Centre for Latin American and Caribbean Studies

Critical Language Research

Many advances have been made in critical sociolinguistics that challenge the received wisdom about the 'bounded' nature of language(s), and yet in the sphere of language policy and planning for speakers of indigenous languages in postcolonial settings, little use appears to be made of these advances. For example, in Latin America, language mixture in its many guises goes largely disregarded in the design of intercultural bilingual education programmes for indigenous people. Secondly, in a similar way, neither do the contributions of linguistic anthropology appear to have influence in applied spheres. Essentialist or mechanistic understandings of what language is, purist ideologies, and Western precepts about the epistemological and ontological nature of language, all of which belie the ethnographic evidence, seem to prevail. This one-day workshop brought together people from different disciplinary perspectives to share experience and understandings, both ethnographic and theoretical, discussing these paradoxes, identifying others, and exploring related questions.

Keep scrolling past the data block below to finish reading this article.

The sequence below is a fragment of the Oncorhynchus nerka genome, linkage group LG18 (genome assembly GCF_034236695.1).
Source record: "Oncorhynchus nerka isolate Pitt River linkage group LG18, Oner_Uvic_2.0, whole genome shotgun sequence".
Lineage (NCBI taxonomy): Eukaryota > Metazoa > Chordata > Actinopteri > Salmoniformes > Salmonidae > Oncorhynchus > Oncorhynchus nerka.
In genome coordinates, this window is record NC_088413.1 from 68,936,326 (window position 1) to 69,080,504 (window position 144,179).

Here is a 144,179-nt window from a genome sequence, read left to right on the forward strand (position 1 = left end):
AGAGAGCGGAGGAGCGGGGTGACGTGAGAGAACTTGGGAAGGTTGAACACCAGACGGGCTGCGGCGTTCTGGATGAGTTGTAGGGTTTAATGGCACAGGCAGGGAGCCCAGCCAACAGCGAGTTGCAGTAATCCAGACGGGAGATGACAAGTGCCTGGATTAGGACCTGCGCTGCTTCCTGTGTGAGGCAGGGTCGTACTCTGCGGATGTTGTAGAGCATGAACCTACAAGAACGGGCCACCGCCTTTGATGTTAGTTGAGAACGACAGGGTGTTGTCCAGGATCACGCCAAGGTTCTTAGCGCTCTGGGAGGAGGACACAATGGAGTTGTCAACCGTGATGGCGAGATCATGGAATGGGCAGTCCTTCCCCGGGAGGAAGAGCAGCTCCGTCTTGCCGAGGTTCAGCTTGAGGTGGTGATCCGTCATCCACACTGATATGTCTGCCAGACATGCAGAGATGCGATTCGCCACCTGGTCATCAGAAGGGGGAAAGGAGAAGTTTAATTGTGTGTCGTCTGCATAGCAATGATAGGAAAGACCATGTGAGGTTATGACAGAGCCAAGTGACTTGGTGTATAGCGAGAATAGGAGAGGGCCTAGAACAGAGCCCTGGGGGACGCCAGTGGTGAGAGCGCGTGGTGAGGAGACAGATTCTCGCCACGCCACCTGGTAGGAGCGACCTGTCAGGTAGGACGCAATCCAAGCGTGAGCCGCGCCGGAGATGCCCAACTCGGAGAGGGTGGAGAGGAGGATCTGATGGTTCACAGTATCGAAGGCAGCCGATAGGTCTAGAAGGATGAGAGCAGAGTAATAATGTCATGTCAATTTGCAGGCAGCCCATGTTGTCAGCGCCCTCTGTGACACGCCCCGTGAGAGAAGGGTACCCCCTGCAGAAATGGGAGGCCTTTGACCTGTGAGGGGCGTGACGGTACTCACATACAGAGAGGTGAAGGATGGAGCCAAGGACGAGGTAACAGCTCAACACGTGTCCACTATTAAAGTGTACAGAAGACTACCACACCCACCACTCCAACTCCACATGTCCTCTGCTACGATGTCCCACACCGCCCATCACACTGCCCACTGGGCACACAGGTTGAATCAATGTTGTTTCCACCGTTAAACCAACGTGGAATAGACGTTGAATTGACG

Conference documents

Programme: Critical Language Research

Abstracts: Critical Language Research

Conference video

Part 1

Part 2

Part 3

Part 4

Part 5 

We thank our sponsors: Institute of Modern Language Research, University of London (Open World Research Initiative, OWRI); Newcastle Institute of Social Science; CLACS; School of Modern Languages